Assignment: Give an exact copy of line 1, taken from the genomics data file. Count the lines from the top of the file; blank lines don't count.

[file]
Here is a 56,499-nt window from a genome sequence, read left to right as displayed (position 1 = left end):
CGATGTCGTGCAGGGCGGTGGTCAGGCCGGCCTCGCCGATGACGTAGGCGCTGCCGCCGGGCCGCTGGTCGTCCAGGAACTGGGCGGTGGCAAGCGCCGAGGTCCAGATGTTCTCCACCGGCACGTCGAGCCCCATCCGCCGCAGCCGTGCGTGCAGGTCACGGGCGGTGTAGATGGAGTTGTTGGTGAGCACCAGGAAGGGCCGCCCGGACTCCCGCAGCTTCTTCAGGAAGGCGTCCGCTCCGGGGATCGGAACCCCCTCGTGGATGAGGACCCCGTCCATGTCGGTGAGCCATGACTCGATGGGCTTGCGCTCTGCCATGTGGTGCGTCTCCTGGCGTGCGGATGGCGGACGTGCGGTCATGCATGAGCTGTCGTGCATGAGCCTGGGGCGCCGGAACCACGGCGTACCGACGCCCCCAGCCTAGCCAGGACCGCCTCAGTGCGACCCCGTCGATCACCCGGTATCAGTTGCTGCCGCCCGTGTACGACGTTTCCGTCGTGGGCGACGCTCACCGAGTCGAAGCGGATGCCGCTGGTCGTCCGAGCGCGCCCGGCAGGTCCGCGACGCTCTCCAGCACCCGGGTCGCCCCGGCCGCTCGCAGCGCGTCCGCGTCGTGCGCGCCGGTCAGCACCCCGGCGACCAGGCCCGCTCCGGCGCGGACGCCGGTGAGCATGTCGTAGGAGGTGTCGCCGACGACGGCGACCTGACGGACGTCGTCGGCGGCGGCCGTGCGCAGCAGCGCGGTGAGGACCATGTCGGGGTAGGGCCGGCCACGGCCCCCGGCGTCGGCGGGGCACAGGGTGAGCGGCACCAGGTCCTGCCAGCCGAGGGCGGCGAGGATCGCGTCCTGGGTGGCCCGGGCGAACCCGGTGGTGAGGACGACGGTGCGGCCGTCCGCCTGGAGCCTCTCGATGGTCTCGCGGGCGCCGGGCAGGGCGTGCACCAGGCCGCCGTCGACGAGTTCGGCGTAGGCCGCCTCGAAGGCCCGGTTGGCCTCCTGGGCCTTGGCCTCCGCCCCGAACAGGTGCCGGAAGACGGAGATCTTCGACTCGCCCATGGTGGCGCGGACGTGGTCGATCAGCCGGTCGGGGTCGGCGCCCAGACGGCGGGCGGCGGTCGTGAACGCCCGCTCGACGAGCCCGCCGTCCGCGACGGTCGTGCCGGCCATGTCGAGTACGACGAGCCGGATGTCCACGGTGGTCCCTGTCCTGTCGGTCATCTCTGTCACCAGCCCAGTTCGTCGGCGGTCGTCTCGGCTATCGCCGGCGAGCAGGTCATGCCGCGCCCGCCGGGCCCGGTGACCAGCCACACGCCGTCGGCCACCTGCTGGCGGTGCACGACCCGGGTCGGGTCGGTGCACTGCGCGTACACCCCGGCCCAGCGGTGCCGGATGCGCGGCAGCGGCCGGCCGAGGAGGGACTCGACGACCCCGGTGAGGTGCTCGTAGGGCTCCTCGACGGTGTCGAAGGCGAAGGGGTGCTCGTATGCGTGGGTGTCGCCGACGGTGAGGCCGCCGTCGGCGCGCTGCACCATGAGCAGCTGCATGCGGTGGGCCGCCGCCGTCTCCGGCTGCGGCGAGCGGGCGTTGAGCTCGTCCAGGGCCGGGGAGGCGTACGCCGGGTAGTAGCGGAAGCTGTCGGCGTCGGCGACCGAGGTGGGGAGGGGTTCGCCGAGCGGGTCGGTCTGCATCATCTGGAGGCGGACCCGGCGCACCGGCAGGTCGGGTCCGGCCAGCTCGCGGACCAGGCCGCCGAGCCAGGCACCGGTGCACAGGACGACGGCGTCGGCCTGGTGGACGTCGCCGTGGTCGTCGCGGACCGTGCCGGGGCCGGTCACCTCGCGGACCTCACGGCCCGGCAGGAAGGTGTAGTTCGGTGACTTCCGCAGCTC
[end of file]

Here is a 56,499-nt window from a genome sequence, read left to right as displayed (position 1 = left end):